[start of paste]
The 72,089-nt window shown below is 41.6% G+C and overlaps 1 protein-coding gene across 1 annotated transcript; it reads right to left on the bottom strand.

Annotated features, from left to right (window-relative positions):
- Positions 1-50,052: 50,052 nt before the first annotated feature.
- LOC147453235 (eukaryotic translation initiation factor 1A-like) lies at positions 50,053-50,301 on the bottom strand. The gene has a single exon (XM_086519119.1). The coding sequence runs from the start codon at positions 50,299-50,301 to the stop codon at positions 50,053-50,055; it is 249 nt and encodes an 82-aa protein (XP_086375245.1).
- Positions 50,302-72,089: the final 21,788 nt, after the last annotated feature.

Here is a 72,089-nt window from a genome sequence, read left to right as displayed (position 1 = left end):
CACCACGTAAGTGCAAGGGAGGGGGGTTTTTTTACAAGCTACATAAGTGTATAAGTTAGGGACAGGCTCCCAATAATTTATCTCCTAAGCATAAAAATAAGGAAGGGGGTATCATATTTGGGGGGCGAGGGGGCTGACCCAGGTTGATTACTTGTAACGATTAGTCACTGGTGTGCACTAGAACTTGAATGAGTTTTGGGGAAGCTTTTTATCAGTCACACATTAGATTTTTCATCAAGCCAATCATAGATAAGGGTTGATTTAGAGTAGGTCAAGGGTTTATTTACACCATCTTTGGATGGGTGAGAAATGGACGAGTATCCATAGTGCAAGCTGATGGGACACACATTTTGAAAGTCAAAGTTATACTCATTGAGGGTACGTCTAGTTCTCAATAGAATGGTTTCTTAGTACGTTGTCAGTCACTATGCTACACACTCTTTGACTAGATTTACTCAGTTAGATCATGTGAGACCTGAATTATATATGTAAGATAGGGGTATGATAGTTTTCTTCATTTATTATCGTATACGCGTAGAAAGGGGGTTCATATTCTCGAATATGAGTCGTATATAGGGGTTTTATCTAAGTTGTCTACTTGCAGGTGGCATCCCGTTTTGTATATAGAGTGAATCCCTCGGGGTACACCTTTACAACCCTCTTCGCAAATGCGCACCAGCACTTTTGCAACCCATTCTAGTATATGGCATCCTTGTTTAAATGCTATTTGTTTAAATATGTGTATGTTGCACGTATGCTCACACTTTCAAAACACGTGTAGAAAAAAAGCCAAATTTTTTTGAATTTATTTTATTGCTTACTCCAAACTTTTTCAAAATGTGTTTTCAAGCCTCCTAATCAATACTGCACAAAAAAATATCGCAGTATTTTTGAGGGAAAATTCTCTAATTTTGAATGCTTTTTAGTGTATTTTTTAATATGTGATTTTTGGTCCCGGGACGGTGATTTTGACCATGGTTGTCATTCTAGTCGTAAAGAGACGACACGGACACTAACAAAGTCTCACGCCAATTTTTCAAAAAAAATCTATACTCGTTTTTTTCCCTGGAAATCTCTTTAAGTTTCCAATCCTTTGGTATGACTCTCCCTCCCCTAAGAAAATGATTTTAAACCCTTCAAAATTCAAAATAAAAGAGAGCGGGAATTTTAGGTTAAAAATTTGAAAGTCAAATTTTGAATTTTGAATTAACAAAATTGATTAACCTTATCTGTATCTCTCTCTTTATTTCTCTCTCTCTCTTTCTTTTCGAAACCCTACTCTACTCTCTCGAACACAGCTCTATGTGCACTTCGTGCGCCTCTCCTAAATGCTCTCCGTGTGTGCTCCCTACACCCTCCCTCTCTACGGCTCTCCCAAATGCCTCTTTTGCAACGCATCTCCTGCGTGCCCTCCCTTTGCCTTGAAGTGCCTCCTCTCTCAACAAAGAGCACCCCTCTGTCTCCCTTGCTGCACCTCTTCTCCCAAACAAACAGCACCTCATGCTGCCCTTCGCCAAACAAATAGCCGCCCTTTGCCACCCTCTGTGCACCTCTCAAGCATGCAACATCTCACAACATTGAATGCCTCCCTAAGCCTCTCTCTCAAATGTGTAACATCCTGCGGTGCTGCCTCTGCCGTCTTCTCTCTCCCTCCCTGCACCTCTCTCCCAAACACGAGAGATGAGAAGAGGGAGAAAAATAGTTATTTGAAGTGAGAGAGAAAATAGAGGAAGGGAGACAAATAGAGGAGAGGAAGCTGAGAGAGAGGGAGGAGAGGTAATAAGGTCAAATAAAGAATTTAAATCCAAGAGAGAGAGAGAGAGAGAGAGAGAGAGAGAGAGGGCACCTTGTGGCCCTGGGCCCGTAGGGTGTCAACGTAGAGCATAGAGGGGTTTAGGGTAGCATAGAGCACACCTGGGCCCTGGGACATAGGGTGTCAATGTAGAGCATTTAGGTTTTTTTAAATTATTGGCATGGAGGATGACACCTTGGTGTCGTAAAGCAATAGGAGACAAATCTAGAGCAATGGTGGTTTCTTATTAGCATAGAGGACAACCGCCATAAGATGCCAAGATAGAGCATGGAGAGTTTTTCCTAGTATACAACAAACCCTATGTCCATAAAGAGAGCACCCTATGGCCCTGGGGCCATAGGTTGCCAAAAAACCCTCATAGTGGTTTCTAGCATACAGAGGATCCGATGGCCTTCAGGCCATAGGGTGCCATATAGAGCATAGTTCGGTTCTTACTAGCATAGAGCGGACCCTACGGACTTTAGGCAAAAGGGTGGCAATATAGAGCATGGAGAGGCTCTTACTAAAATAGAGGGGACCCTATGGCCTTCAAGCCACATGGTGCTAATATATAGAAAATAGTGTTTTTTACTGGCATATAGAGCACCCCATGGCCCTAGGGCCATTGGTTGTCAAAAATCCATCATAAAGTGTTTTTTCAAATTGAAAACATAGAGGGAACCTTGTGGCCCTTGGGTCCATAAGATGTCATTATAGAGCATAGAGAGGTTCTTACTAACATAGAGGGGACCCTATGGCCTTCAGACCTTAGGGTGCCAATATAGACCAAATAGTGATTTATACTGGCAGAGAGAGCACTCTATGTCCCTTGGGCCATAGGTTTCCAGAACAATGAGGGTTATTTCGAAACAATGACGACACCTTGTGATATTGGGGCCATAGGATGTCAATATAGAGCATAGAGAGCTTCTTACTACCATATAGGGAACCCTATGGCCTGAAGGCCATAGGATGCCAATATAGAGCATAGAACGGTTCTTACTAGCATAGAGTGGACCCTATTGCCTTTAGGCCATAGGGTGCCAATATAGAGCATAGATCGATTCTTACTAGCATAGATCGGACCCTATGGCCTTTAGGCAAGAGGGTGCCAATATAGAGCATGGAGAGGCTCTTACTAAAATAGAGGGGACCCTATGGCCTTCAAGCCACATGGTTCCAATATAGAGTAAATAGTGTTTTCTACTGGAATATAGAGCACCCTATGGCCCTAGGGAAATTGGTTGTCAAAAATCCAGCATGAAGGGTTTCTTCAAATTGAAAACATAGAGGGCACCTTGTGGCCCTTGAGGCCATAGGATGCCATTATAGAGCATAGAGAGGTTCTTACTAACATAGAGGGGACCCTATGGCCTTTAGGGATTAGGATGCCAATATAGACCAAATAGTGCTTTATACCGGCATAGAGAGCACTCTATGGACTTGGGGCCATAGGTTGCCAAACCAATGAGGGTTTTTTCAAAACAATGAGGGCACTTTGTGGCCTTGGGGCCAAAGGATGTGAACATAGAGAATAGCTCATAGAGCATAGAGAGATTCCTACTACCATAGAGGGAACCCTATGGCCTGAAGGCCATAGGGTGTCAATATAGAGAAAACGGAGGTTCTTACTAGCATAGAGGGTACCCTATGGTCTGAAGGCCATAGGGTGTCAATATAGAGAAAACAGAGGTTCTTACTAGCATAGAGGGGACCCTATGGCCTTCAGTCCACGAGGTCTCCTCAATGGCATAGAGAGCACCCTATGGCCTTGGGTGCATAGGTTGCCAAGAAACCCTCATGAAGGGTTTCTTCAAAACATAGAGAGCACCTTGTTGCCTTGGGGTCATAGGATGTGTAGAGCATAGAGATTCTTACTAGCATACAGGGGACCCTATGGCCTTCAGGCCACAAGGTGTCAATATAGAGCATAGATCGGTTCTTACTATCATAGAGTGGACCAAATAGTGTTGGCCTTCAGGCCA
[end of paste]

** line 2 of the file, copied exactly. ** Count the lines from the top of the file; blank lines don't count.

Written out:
Annotated features, from left to right (window-relative positions):